I don’t want to be that guy. I don’t ever want to be that guy again.
But the music on Sound & Fury is so playful. Plus, you get to cut loose as a guitar player.
I’m having more fun playing guitar than singing right now. That’s where my head and my heart is. And I know I’ll wake up in a year or two and it’ll be the exact opposite because that’s just how it goes. But for right now, it’s very freeing.
How was the European tour?
Those were rehearsals. I go to Europe to rehearse and for vacation. We don’t make money over there. You can play 3,000-seat theaters and still you’re lucky to break even. So, that’s where my band and I were at. I’m not really somebody who practices. We just sort of go and get the flow and figure it out. Some nights, like the London show, the crowd was dead. They had a mezzanine with tables and silver spoons and shit. You just know 30 seconds into the first song this is going to be a long fucking night, because you get what you give, you know? And I kind of slagged the crowd a little bit too, because they weren’t giving us any energy. So, I just said what I knew would piss them off, which is like, “Germany was more fucking wild than you guys.” The Londoners hate that shit. It’s the other L.A. I think I’ll just play Glasgow and Dublin twice and skip London next time.
I think it’s very canny on your part — even if it’s just a byproduct of your aversion to the music business — to not market yourself. Because I think people are tired of constantly having celebrities in their faces. This might seem like a random question but it relates to what we’re talking about: Are you a Frank Ocean fan?
I love Frank Ocean. I’ve never met him. I love his music. I heard his previous record, but Blonde sort of floored me because texturally and tonally, those guys, just the tools that they use, it’s so different than what I do. A lot of the time, I don’t understand what I’m hearing or how they achieved it, and that’s fascinating to me. But I definitely appreciate his artistry. I think his integrity is pretty unimpeachable. Yeah, I love Frank. I think he’s a genius.
I feel like you both approach celebrity in a similar kind of way. It’s very hands-off. You’re often inaccessible, which makes anything you do carry more weight.
Well, he knows what is healthy for him and what isn’t, and what at a certain point becomes a detriment to the work. Rick Rubin said something to me one time about the game, and the static of it all. And the real gift, the opportunity in this is, we get to create, man. And that’s holy, if you want to be cliché. It’s not even cliché. That’s profound, it is. It’s so easy to destroy, or tear things down, you know what I mean? And some people make a living doing just that and only that.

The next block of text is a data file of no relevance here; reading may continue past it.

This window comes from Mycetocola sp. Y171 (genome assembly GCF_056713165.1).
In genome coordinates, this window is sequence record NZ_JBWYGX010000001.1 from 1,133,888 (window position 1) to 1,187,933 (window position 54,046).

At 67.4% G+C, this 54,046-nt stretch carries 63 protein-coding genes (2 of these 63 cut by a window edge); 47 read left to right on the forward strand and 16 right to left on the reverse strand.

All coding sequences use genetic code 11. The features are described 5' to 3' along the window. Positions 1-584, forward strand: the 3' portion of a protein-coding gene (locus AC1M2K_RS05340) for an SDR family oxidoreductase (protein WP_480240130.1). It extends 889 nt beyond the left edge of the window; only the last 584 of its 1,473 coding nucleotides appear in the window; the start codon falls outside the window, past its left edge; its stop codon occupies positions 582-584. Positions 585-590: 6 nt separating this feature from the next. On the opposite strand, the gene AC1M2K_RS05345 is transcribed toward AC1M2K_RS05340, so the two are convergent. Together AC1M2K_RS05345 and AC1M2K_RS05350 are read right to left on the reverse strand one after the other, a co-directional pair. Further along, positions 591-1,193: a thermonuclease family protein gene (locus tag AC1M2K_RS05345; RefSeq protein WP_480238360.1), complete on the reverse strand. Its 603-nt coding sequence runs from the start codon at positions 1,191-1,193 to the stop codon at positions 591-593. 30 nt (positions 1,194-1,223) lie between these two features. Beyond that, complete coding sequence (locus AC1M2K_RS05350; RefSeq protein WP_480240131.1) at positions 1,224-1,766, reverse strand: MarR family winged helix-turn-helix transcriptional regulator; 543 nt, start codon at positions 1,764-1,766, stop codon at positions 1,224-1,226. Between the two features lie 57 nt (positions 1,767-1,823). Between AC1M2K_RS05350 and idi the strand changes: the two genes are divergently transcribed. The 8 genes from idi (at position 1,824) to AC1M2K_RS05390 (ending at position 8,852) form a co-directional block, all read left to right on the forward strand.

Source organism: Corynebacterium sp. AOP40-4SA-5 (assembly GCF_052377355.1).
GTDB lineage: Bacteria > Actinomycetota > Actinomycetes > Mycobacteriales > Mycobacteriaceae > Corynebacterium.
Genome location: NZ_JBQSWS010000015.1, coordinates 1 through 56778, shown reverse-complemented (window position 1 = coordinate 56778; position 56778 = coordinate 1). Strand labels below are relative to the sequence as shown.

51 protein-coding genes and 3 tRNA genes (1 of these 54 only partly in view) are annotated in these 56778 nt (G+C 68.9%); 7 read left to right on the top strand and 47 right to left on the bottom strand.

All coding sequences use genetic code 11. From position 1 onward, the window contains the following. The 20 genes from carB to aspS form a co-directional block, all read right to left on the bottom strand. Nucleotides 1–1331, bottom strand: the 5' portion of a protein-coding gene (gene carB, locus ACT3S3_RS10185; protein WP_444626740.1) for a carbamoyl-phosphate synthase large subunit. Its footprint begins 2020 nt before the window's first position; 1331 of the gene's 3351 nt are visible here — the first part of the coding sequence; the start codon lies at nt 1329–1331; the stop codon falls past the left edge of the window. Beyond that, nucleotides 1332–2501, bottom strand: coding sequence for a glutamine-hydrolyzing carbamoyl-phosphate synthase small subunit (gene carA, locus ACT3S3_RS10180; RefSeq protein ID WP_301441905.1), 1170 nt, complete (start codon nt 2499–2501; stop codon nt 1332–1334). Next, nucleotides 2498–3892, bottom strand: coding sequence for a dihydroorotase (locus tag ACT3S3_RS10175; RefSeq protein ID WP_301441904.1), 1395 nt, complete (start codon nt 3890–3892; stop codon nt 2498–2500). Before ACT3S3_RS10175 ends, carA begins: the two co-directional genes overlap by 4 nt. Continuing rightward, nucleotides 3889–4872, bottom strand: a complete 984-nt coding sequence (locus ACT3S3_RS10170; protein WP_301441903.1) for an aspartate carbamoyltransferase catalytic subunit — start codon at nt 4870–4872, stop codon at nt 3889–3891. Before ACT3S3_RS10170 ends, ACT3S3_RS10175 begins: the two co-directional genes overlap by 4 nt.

I made a conscious decision with this record: I’m not going to do the late-night circuit, I’m not going to do a thousand interviews. Because at a certain point it’s not about the music anymore. I also don’t think Frank is a thirsty bitch, which also helps. It’s very important to not be a thirsty bitch.
How hard is it to draw that line in the sand with your record company?
It was pretty easy, you just say no.
The record company’s not on your back?
I don’t talk to the record company.
It’s really that simple?
It’s really that simple. Or, maybe if you don’t want to be on a record label anymore, you make a record they can’t market, then you get them to spend a million bucks on an animation film and refuse to promote it, and leave them holding this giant un-recouped debt. Maybe the bean counters will make a decision for me. I can go back to just doing it myself better than they do. That’s what I’ve learned. Because they don’t know what the fuck to do with me.
It sounds like you’re done with Elektra.
I’m done. I’m done. Unless they drop me, I’m done.
What does that mean? You won’t record for them anymore?
I’m not going to give them anything ever again, so I guess I’m done.
Have you written anything since recording Sound & Fury?
Oh yeah. I’m always writing. I wrote a book. I’m working on a couple of scripts. I’ve gotten really into film. Not just acting, but the whole art of it. I think it’s a very powerful medium for storytelling, without as many restrictions as a three-and-a-half minute song. But I definitely wrote a book. Still working on it.
What would you call it? Investigative journalism. It’s called A Sailor’s Guide To The Music Business. I’m going to sit on that a while.
I assume it’s about your experiences in the industry?
Mm-hmm. As somebody starting at 35 and just sort of learning to navigate the waters and all the real ins and outs behind the curtain. The kind of stuff that fans probably deserve to know, but you don’t really want to say while you’re still actively engaged in the business. So, I’m going to save that. Also, I’m not done learning. I don’t think my journey’s over yet.
Can you talk about your scripts at all?
Yeah, one of them’s based on my experiences from the Navy. A group of guys that decide to get out during wartime. And the other one is I want to do a reboot of An American Werewolf in London. Like a punk-rock, really gritty version.